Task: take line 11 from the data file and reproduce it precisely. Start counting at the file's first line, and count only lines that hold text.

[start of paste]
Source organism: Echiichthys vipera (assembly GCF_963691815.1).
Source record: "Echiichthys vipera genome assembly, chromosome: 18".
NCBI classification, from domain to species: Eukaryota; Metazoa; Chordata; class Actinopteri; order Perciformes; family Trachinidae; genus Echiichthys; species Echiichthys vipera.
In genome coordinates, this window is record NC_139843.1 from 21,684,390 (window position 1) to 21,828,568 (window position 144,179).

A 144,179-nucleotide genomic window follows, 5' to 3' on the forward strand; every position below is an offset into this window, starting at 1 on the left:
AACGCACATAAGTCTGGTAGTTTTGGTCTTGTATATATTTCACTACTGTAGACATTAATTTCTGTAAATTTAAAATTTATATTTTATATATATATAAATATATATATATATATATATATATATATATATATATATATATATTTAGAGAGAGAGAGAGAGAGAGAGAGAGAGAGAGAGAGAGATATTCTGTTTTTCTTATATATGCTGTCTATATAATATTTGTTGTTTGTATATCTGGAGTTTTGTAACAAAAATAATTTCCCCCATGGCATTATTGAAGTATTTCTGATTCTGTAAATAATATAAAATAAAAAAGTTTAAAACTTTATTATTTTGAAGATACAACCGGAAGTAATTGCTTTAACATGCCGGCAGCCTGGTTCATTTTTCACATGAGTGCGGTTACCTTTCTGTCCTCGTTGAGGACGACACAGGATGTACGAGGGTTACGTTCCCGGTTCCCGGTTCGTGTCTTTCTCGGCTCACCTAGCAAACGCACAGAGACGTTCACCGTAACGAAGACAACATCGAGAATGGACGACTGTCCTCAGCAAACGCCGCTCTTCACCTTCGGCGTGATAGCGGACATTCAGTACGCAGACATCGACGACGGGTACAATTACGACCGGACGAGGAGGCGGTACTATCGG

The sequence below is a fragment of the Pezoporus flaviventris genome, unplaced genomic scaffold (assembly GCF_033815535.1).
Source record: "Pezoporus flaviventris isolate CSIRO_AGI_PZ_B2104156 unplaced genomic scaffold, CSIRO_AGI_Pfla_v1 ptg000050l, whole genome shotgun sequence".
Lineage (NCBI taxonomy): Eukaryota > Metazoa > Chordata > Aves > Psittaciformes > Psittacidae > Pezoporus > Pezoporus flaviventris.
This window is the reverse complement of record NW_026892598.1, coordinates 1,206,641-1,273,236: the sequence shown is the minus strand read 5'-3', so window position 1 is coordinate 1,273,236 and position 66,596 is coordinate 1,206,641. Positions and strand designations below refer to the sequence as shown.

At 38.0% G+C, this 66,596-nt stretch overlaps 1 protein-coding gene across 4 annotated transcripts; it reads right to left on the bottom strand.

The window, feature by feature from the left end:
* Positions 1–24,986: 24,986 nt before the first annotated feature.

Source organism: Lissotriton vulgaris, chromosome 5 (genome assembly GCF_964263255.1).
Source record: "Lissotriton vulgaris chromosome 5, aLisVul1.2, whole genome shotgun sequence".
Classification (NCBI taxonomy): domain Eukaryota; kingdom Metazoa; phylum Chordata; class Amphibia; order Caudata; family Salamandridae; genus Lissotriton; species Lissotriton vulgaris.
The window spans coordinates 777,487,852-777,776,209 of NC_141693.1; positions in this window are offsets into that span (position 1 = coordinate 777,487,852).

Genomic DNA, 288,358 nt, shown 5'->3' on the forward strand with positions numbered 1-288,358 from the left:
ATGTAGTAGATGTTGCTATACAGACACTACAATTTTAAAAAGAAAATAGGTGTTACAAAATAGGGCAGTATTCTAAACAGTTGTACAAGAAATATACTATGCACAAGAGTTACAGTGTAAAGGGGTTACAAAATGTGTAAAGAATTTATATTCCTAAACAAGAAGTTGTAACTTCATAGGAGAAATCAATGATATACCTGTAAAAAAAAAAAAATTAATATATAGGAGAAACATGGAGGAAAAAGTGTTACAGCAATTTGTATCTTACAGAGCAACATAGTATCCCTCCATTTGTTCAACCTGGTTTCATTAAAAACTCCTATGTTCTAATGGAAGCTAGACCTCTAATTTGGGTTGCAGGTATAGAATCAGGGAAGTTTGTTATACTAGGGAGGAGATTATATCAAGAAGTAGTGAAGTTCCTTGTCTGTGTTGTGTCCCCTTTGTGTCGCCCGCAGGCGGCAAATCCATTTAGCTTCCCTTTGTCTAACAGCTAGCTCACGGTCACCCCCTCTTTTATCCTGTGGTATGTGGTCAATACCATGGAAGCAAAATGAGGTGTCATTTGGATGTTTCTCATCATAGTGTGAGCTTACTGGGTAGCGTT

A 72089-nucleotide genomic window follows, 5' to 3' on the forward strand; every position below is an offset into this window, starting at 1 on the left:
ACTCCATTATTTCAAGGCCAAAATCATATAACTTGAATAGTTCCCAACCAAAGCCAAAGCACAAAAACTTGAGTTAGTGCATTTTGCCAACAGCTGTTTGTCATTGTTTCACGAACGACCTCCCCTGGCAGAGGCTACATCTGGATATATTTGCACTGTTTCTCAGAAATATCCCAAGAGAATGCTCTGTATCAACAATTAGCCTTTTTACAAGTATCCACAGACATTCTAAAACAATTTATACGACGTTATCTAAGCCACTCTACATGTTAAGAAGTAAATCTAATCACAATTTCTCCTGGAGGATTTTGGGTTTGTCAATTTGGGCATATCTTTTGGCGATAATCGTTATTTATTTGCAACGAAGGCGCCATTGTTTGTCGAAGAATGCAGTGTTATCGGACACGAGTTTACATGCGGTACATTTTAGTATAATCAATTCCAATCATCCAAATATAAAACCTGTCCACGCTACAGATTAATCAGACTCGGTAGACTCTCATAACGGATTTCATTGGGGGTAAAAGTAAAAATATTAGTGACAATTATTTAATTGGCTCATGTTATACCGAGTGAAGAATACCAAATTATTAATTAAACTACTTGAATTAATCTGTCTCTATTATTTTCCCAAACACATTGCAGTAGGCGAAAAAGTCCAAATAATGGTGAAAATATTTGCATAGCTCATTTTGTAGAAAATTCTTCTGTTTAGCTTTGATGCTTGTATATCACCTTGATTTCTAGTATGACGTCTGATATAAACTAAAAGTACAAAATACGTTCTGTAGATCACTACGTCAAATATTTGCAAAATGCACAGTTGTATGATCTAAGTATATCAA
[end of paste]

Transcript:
At 38.0% G+C, this 66,596-nt stretch overlaps 1 protein-coding gene across 4 annotated transcripts; it reads right to left on the bottom strand.